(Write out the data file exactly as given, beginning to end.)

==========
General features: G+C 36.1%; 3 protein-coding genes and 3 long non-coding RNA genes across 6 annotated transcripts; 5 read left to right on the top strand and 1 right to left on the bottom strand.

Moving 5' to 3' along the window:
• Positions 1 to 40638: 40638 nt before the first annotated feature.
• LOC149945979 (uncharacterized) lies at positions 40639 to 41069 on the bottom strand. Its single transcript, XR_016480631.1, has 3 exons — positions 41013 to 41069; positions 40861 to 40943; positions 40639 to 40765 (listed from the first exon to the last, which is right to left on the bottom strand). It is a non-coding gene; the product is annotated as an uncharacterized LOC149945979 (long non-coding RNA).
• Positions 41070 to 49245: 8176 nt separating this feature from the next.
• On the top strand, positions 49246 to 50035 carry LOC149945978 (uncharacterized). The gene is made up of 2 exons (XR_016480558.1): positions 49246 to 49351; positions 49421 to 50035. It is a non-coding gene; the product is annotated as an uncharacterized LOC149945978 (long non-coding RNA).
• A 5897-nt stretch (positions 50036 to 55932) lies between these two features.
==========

General features: G+C 36.1%; 3 protein-coding genes and 3 long non-coding RNA genes across 6 annotated transcripts; 5 read left to right on the top strand and 1 right to left on the bottom strand.

Moving 5' to 3' along the window:
• Positions 1 to 40638: 40638 nt before the first annotated feature.
• LOC149945979 (uncharacterized) lies at positions 40639 to 41069 on the bottom strand. Its single transcript, XR_016480631.1, has 3 exons — positions 41013 to 41069; positions 40861 to 40943; positions 40639 to 40765 (listed from the first exon to the last, which is right to left on the bottom strand). It is a non-coding gene; the product is annotated as an uncharacterized LOC149945979 (long non-coding RNA).
• Positions 41070 to 49245: 8176 nt separating this feature from the next.
• On the top strand, positions 49246 to 50035 carry LOC149945978 (uncharacterized). The gene is made up of 2 exons (XR_016480558.1): positions 49246 to 49351; positions 49421 to 50035. It is a non-coding gene; the product is annotated as an uncharacterized LOC149945978 (long non-coding RNA).
• A 5897-nt stretch (positions 50036 to 55932) lies between these two features.